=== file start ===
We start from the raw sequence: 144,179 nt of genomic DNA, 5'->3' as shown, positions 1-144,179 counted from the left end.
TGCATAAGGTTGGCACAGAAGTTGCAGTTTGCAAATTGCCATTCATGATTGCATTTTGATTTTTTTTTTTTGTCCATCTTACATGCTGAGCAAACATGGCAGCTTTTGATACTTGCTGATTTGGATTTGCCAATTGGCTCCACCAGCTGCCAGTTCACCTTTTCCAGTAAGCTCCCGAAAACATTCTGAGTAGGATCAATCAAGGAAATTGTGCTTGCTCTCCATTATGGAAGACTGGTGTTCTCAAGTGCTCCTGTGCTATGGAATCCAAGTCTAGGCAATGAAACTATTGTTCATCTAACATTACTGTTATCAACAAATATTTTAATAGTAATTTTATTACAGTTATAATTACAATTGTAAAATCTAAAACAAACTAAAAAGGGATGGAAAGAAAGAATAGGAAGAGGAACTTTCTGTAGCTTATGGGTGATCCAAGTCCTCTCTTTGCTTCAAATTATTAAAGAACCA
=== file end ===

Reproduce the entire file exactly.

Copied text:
We start from the raw sequence: 144,179 nt of genomic DNA, 5'->3' as shown, positions 1-144,179 counted from the left end.
TGCATAAGGTTGGCACAGAAGTTGCAGTTTGCAAATTGCCATTCATGATTGCATTTTGATTTTTTTTTTTTGTCCATCTTACATGCTGAGCAAACATGGCAGCTTTTGATACTTGCTGATTTGGATTTGCCAATTGGCTCCACCAGCTGCCAGTTCACCTTTTCCAGTAAGCTCCCGAAAACATTCTGAGTAGGATCAATCAAGGAAATTGTGCTTGCTCTCCATTATGGAAGACTGGTGTTCTCAAGTGCTCCTGTGCTATGGAATCCAAGTCTAGGCAATGAAACTATTGTTCATCTAACATTACTGTTATCAACAAATATTTTAATAGTAATTTTATTACAGTTATAATTACAATTGTAAAATCTAAAACAAACTAAAAAGGGATGGAAAGAAAGAATAGGAAGAGGAACTTTCTGTAGCTTATGGGTGATCCAAGTCCTCTCTTTGCTTCAAATTATTAAAGAACCA